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The Countdown

A bottom-to-top assessment of the F.B.S. landscape heading into the 2012 season.

P.S.R. Op-Ed

The Annual Curmudgeonly Take on N.S.D.

Once asked whether he preferred his wide receivers to be fast or quick, B.Y.U.’s LaVell Edwards replied, “I’d like them to have both, but if they had both, they’d be at Southern California.” This is true: Yesterday, today and tomorrow, for as long as the weather remains lovely and the Trojans field a team, U.S.C. will win be the preferred landing spot for receivers who are fast and quick, not to mention for any five-star prospect who views the N.C.A.A. as a boarding school on the road to N.F.L. riches. What’s left to be said about national signing day? Those who are fast and quick are swooped by the national powers. Those who are fast but not quick, quick but not fast, fast but not big, big but not fast — those recruits go elsewhere.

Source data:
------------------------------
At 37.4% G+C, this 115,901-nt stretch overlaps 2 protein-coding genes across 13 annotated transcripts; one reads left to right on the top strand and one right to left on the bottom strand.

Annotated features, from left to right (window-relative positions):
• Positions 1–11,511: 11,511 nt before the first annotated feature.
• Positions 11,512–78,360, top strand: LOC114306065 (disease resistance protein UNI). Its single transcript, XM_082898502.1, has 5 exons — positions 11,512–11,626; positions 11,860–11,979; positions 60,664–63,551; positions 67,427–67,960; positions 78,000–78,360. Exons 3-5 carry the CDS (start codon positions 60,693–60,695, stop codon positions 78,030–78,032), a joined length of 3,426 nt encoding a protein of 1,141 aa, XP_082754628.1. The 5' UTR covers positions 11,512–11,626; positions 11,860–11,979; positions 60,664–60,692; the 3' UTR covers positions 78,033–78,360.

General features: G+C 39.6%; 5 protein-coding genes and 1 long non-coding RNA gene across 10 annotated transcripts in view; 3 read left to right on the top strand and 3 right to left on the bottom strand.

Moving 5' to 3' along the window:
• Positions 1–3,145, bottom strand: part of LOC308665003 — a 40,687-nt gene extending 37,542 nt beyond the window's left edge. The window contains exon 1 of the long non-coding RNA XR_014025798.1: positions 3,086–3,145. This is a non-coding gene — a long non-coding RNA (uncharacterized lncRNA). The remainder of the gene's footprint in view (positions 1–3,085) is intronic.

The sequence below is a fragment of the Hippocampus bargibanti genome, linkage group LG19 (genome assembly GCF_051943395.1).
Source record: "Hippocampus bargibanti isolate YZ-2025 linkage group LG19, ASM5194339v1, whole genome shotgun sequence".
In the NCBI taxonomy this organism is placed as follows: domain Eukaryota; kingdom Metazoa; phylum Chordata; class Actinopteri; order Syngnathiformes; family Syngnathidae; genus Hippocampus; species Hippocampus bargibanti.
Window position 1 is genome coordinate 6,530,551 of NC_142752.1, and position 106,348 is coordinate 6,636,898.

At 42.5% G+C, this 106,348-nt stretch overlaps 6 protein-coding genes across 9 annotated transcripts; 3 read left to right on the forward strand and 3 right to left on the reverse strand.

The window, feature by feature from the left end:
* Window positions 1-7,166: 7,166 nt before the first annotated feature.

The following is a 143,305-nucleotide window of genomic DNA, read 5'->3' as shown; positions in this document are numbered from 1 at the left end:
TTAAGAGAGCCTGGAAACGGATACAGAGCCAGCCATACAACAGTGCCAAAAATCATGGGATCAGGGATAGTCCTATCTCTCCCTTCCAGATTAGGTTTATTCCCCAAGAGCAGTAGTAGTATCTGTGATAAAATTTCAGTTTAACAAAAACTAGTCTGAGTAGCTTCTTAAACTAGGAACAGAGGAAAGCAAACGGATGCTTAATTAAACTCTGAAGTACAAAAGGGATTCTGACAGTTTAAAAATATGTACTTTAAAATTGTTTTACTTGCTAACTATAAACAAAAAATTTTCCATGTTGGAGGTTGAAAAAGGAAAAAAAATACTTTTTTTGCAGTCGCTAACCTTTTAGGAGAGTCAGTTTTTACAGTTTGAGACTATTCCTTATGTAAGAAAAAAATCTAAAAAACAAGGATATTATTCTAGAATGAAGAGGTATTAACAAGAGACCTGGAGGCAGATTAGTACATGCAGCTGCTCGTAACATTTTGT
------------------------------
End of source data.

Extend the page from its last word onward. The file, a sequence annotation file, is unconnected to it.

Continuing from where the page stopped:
Boiled down, national signing day again illustrates the gap between the haves and the have-nots. Cameras don’t show up to see a two-star recruit choose between Idaho and San Jose State; there are no hats on the table, just a phone call and a faxed letter of intent. But when it comes to a major program’s potential recruit — with whom the use of live props is now in vogue — local and national television crews bust out the bright lights.

And what is national signing day, anyway? For the vast majority of incoming recruits, it’s simply a day to make things official. After giving a program his verbal commitment in August, a prospect prints out his letter of intent, applies his signature and sends it in to his new school’s football offices. Signed, sealed and delivered, this recruit is now part of the family.

For a select few, national signing day is their time to shine — until they get a chance to prove their worth on the field, that is. A small slice of the nation’s uncommitted prospects get to flash a smile and mug for the camera, thereby milking a few more minutes out of the 24-7 world of recruiting coverage that makes celebrities out of high school seniors.